The complaint further alleges that OCA refused to accommodate the disability of the plaintiff. In particular, OCA did not excuse his occasional lateness although most of the tardiness involved no more than fifteen minutes. The occasional tardiness was not a hardship to OCA because two court officers were in most of the courtrooms during the day. In addition, OCA refused to accommodate the request of the plaintiff for a line-share agreement, which would permit the plaintiff to work two to three days a week. The plaintiff alleges that such an accommodation would have reduced his stress, which in turn would have alleviated the symptoms of his disability and allowed him to arrive at work on time.

In an attempt to terminate him due to his disability, the plaintiff alleges that OCA harassed him with charges of tardiness and petty infractions for things commonly committed by other court officers. As to these petty infractions, OCA charged the plaintiff with writing in a journal while seated in the back of a courtroom even though court was not in session. OCA also charged the plaintiff with failing to lock a courtroom. Although the plaintiff was charged with these petty infractions, he asserts that other court officers were not accused of such similar infractions.

OCA also gave the plaintiff an overall rating of one, which was completely inconsistent with his previous high marks in all the categories of his evaluations. In this regard, he alleges that at least two judges have stated that the plaintiff was a good worker and got the job done. The complaint alleges that Janosek was one of the moving forces behind the wrongful termination of the plaintiff in that he caused the plaintiff to be disciplined and charged with such petty infractions.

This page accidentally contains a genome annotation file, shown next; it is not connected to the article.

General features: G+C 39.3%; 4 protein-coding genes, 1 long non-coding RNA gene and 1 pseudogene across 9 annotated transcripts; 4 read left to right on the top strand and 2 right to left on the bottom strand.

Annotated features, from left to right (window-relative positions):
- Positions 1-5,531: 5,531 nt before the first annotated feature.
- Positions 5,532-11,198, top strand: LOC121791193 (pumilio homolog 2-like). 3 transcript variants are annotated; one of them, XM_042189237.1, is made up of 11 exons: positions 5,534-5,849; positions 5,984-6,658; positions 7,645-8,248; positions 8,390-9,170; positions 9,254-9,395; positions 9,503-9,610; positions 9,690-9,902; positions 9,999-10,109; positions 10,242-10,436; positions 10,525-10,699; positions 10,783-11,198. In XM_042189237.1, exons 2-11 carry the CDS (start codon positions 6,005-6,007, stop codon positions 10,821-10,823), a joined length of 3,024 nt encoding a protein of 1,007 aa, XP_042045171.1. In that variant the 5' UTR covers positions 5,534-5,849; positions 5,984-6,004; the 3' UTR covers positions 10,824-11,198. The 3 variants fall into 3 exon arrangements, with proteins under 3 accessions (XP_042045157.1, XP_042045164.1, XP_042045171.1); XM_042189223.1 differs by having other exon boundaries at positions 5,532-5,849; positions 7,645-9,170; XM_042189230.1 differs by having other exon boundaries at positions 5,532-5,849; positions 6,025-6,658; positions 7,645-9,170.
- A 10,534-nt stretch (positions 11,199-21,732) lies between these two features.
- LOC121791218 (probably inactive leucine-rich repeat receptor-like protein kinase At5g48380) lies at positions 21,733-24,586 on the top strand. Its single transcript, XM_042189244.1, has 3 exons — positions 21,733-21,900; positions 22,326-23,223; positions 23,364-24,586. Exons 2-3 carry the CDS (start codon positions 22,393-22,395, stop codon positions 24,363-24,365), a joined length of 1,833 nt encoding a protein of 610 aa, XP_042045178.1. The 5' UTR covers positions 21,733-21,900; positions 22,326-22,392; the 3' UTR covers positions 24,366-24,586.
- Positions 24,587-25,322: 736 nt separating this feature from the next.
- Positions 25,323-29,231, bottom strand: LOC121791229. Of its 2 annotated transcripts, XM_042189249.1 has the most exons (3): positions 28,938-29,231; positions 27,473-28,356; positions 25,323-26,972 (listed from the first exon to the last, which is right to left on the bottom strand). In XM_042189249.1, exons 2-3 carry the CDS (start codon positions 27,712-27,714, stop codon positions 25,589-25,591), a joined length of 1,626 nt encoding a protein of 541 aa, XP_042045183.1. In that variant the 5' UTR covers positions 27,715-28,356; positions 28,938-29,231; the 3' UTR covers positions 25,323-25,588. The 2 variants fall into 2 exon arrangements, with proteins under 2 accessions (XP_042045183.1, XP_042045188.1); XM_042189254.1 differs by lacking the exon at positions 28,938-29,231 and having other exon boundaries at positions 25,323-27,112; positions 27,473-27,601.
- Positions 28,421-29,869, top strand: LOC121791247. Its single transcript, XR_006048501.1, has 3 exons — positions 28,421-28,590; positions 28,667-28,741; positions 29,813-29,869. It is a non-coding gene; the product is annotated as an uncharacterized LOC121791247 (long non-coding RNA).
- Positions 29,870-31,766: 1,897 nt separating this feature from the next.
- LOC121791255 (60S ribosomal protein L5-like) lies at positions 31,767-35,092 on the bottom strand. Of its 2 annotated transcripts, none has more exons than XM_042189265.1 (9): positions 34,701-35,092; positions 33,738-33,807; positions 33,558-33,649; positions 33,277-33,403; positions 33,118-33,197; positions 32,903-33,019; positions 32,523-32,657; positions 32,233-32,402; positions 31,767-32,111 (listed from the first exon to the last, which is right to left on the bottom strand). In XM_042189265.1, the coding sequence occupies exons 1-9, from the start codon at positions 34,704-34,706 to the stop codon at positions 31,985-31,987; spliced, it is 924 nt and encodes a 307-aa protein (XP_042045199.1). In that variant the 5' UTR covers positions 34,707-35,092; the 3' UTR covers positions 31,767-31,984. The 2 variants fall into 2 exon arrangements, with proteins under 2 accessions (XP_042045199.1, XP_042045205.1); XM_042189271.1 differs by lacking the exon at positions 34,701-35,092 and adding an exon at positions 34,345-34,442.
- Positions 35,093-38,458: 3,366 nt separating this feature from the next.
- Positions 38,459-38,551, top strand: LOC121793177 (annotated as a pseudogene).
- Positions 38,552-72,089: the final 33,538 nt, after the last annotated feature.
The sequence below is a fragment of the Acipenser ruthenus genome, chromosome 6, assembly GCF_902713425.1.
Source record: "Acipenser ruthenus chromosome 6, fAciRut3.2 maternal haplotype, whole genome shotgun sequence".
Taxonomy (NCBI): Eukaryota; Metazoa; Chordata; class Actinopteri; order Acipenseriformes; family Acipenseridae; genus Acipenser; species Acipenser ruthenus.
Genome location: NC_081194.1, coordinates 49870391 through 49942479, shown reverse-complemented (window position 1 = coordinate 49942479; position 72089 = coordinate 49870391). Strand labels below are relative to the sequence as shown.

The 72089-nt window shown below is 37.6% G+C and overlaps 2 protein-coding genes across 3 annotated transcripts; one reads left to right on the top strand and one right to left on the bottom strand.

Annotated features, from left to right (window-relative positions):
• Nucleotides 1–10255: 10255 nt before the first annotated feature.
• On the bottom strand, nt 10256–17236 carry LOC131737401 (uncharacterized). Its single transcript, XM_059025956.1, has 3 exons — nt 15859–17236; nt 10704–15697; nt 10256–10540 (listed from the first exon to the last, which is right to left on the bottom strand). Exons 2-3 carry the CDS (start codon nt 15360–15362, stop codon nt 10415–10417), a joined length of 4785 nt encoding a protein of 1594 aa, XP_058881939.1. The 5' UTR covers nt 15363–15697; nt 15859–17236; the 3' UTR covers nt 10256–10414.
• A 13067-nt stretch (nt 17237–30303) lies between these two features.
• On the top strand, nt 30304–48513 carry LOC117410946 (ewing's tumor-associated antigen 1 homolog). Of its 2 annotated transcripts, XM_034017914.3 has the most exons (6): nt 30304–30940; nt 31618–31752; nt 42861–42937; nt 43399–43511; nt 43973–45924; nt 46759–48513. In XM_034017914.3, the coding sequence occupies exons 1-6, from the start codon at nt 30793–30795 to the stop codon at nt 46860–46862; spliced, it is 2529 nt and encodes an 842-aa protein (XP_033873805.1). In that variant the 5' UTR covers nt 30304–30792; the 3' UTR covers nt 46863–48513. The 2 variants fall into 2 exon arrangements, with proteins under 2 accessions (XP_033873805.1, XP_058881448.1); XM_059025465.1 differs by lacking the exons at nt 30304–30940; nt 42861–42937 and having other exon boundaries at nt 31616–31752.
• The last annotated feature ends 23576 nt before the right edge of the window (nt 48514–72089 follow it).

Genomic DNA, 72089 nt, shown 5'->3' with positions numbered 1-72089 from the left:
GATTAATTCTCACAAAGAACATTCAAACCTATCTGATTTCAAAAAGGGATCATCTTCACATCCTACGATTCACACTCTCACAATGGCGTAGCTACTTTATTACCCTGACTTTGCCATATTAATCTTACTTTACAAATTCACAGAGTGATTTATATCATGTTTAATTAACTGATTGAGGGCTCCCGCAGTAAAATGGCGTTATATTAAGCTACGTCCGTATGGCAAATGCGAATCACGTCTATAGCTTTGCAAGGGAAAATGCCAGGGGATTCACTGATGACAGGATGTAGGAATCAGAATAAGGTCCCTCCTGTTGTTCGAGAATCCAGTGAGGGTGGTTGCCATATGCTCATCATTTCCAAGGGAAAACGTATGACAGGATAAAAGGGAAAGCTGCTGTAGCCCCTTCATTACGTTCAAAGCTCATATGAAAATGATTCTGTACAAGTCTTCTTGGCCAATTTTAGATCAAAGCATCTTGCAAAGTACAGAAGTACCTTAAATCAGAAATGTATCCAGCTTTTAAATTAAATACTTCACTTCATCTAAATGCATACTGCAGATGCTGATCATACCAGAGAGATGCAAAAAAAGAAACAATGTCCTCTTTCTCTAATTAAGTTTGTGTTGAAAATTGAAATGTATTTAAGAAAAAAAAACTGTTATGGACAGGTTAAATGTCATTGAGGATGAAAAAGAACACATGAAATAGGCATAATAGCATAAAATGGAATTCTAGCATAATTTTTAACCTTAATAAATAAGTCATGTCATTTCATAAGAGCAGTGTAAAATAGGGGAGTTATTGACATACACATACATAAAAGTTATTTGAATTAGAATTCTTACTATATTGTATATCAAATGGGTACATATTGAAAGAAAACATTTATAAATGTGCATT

On May 3, 1999, the plaintiff commenced this action. The complaint pleads three causes of action: (1) theories of liability under the ADA, 42 U.S.C. § 12101 — 12213; (2) theories of liability under Section 1983; and (3) theories of liability under the NYSHRL. Presently before the Court is a motion by OCA and Janosek for judgment on the pleadings pursuant to Rule 12(c). OCA and Janosek raise the following arguments: (1) the ADA claim is barred by the Eleventh Amendment of the United States Constitution; (2) the claim under Section 1983 fails to state a claim upon which relief can be granted because the alleged violation of the ADA cannot be asserted in federal court and, alternatively, OCA and Janosek are not "persons" under Section 1983; and (3) in the absence of subject matter jurisdiction over the federal claims, the Court should decline to exercise supplemental jurisdiction under 28 U.S.C. § 1367(c)(3).